Blythe Danner is the heart and soul of this slightly ponderous movie about a family in crisis
This rather dry feature debut from Elizabeth Chomko is set in a wintry Chicago at the fag end of Christmas. It is a tale of family discord and tension at a moment of reckoning but also a study of memory, centred on an elderly husband as he stoically tries to deal with his wife’s Alzheimer’s, while their two children play a tug of love over what’s best for their ailing mother.
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A grizzled and dead-pan Michael Shannon plays son Nick, Hilary Swank is careworn, unhappily married daughter Bridget, and Richard Forster plays their curmudgeonly ex-army father Bert.
But it is Blythe Danner as fading mother Ruth who is the heart and soul of this slightly soapy affair. She brings light, childlike innocence and humour to every scene as her loved ones rage at each other. Her mind may be going but Ruth is still the rock and heart of this unhappy brood.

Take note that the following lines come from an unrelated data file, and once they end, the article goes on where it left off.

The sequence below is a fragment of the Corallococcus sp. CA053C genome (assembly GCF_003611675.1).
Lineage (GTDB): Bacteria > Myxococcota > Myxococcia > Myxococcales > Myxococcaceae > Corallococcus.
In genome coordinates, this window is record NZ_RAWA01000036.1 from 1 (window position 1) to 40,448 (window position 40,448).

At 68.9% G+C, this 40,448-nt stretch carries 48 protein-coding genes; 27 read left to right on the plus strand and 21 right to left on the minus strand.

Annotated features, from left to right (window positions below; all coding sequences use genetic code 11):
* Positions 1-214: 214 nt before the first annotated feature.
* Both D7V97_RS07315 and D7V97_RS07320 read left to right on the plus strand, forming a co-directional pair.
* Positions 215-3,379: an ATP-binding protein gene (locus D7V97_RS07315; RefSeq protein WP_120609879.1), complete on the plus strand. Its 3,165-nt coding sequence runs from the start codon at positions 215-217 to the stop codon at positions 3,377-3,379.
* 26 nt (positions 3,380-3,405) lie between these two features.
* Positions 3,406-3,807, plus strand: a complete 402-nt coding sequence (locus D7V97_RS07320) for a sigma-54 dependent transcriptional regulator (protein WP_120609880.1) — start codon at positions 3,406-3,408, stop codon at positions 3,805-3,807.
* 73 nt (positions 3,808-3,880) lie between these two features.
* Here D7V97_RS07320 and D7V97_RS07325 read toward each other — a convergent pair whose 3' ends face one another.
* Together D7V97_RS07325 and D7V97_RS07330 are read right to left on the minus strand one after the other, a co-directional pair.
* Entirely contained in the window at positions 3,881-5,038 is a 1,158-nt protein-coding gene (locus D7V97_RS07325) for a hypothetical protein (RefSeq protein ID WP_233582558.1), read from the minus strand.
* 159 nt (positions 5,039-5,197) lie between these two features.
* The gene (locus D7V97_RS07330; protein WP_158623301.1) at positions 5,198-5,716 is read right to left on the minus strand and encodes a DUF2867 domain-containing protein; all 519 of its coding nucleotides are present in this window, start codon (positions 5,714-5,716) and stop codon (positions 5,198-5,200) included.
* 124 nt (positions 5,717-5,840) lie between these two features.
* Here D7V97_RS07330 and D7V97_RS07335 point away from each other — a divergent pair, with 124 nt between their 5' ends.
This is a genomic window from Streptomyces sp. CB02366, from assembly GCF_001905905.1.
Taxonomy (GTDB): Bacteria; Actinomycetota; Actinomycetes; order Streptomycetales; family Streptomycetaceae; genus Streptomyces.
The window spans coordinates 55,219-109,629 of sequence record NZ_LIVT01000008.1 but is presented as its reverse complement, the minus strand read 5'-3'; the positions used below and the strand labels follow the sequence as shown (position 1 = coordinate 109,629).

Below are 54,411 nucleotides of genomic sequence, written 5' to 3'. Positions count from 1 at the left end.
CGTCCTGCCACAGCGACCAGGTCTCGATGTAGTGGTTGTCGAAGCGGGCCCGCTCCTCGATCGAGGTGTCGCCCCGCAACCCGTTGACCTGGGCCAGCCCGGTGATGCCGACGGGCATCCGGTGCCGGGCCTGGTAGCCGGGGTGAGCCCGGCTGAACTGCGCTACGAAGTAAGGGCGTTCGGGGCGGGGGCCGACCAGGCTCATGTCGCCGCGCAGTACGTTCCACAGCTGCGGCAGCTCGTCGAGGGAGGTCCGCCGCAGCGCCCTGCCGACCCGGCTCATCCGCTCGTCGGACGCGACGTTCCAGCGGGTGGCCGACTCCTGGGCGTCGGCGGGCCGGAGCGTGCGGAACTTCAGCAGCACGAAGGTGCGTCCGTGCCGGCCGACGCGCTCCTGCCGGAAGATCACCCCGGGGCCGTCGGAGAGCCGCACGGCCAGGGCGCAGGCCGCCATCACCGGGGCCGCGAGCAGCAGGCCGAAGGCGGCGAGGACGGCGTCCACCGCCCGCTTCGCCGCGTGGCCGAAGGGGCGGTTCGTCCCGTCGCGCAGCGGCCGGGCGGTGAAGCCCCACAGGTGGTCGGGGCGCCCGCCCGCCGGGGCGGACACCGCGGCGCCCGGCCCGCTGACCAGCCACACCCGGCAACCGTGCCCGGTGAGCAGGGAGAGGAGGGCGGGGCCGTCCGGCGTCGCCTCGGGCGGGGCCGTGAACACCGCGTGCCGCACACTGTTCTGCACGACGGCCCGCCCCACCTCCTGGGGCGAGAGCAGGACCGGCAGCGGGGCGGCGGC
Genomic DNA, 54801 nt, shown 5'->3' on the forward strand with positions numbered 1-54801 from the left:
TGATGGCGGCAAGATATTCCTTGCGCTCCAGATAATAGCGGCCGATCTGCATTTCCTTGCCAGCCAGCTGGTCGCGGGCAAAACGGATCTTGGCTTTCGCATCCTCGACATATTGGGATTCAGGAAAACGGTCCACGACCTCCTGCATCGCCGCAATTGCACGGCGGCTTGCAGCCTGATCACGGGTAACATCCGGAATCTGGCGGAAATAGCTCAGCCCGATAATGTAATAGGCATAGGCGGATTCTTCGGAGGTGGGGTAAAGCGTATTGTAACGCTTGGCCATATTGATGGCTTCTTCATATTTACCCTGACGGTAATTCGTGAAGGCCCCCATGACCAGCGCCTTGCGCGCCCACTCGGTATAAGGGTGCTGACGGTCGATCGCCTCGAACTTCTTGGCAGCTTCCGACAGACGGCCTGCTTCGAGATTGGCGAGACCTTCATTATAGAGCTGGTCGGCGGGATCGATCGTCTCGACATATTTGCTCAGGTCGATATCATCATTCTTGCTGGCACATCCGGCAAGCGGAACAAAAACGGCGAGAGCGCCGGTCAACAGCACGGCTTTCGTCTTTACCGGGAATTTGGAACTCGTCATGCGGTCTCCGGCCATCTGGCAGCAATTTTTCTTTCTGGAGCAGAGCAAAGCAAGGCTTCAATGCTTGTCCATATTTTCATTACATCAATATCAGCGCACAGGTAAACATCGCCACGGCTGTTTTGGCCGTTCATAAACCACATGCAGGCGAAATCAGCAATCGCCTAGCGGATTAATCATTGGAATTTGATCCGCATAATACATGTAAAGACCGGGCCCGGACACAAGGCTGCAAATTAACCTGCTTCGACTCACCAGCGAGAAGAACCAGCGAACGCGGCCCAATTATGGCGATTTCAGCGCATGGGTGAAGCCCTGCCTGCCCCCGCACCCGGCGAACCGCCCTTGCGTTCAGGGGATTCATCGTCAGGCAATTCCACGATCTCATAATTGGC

When she is found way across town after wandering off in the dead of night during a snow storm, the family go into crisis mode with Nick and Bridget suggesting - at first diplomatically - that she live out the rest of her days in a ghoulishly named "memory centre". Their father is adamant that only he can look after her properly.
What starts as well-meaning cajoling soon escalates into tears and full-blown confrontation and a series of interlocking crises. It’s honest and full of naturalistic performances from a very strong cast (Taissa Farmiga is very good as surly, uncommunicative granddaughter Emma) but it ends up as a strangely un-moving portrait of a family at war.
Alan Corr @CorrAlan2